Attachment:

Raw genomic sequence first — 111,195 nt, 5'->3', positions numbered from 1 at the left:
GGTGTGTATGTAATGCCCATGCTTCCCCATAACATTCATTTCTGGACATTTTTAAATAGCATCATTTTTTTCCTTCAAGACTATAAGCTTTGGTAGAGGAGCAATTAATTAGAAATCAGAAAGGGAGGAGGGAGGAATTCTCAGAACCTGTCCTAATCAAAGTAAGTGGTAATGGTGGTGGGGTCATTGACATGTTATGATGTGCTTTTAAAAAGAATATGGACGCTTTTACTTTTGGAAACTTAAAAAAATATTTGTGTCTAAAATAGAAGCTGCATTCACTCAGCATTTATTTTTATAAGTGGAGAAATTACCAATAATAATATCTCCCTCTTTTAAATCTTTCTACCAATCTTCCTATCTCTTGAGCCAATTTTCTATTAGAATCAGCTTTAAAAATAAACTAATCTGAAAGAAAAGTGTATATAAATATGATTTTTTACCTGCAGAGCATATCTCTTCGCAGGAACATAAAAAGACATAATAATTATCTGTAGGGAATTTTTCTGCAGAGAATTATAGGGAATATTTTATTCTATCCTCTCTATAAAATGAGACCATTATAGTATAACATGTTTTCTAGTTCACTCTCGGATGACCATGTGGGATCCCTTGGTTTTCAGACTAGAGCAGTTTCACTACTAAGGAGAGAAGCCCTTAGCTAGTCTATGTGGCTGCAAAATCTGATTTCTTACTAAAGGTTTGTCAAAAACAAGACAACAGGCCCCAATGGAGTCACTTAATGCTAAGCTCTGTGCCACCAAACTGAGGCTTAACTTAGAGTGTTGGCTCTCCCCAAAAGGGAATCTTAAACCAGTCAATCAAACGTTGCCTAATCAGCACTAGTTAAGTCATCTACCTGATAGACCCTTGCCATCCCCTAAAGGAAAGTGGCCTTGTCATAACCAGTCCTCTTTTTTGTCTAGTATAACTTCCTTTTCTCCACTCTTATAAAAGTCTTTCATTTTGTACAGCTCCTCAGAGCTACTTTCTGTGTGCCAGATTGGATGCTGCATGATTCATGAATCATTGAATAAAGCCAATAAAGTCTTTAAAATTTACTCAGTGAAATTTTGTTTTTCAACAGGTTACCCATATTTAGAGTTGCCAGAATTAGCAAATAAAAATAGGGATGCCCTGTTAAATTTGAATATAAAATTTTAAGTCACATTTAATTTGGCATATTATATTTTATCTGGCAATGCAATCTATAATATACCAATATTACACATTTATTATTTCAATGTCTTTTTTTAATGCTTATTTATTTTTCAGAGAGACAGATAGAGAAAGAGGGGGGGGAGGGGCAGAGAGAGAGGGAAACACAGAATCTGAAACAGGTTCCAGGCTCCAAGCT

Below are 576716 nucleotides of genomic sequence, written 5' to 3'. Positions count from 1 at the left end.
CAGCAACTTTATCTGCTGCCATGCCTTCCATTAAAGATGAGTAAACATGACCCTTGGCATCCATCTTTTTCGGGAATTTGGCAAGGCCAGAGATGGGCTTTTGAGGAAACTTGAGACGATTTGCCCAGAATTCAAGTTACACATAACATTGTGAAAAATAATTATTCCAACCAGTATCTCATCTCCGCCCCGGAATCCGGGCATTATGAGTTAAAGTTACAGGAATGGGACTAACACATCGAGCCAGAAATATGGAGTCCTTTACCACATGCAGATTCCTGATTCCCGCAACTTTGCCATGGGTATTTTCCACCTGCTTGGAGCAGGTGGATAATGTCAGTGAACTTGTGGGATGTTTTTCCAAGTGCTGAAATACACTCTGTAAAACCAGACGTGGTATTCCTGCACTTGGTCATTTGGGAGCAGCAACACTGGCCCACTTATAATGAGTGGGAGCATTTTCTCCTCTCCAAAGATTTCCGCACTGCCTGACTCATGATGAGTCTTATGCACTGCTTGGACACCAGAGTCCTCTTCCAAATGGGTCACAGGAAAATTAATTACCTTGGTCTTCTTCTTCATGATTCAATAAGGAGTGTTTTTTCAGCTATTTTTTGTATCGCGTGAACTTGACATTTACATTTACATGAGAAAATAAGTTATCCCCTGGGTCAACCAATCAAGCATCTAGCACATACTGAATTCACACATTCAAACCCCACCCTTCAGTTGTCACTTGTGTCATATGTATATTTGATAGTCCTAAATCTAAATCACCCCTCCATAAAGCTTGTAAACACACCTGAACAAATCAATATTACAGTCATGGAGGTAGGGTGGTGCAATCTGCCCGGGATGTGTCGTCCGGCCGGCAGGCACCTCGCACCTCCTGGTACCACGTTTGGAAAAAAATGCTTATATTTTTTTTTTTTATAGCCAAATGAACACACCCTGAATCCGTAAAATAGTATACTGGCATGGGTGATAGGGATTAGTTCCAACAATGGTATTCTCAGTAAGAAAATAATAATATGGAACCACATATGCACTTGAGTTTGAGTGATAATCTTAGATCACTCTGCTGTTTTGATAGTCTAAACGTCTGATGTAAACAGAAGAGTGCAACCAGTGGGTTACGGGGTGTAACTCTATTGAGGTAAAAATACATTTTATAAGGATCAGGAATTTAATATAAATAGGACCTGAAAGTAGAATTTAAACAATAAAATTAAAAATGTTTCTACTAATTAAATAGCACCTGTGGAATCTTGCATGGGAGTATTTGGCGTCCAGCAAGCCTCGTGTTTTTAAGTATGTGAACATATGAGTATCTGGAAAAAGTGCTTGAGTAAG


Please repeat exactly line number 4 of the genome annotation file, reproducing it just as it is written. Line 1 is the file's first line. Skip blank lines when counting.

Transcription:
CAGCAACTTTATCTGCTGCCATGCCTTCCATTAAAGATGAGTAAACATGACCCTTGGCATCCATCTTTTTCGGGAATTTGGCAAGGCCAGAGATGGGCTTTTGAGGAAACTTGAGACGATTTGCCCAGAATTCAAGTTACACATAACATTGTGAAAAATAATTATTCCAACCAGTATCTCATCTCCGCCCCGGAATCCGGGCATTATGAGTTAAAGTTACAGGAATGGGACTAACACATCGAGCCAGAAATATGGAGTCCTTTACCACATGCAGATTCCTGATTCCCGCAACTTTGCCATGGGTATTTTCCACCTGCTTGGAGCAGGTGGATAATGTCAGTGAACTTGTGGGATGTTTTTCCAAGTGCTGAAATACACTCTGTAAAACCAGACGTGGTATTCCTGCACTTGGTCATTTGGGAGCAGCAACACTGGCCCACTTATAATGAGTGGGAGCATTTTCTCCTCTCCAAAGATTTCCGCACTGCCTGACTCATGATGAGTCTTATGCACTGCTTGGACACCAGAGTCCTCTTCCAAATGGGTCACAGGAAAATTAATTACCTTGGTCTTCTTCTTCATGATTCAATAAGGAGTGTTTTTTCAGCTATTTTTTGTATCGCGTGAACTTGACATTTACATTTACATGAGAAAATAAGTTATCCCCTGGGTCAACCAATCAAGCATCTAGCACATACTGAATTCACACATTCAAACCCCACCCTTCAGTTGTCACTTGTGTCATATGTATATTTGATAGTCCTAAATCTAAATCACCCCTCCATAAAGCTTGTAAACACACCTGAACAAATCAATATTACAGTCATGGAGGTAGGGTGGTGCAATCTGCCCGGGATGTGTCGTCCGGCCGGCAGGCACCTCGCACCTCCTGGTACCACGTTTGGAAAAAAATGCTTATATTTTTTTTTTTTATAGCCAAATGAACACACCCTGAATCCGTAAAATAGTATACTGGCATGGGTGATAGGGATTAGTTCCAACAATGGTATTCTCAGTAAGAAAATAATAATATGGAACCACATATGCACTTGAGTTTGAGTGATAATCTTAGATCACTCTGCTGTTTTGATAGTCTAAACGTCTGATGTAAACAGAAGAGTGCAACCAGTGGGTTACGGGGTGTAACTCTATTGAGGTAAAAATACATTTTATAAGGATCAGGAATTTAATATAAATAGGACCTGAAAGTAGAATTTAAACAATAAAATTAAAAATGTTTCTACTAATTAAATAGCACCTGTGGAATCTTGCATGGGAGTATTTGGCGTCCAGCAAGCCTCGTGTTTTTAAGTATGTGAACATATGAGTATCTGGAAAAAGTGCTTGAGTAAG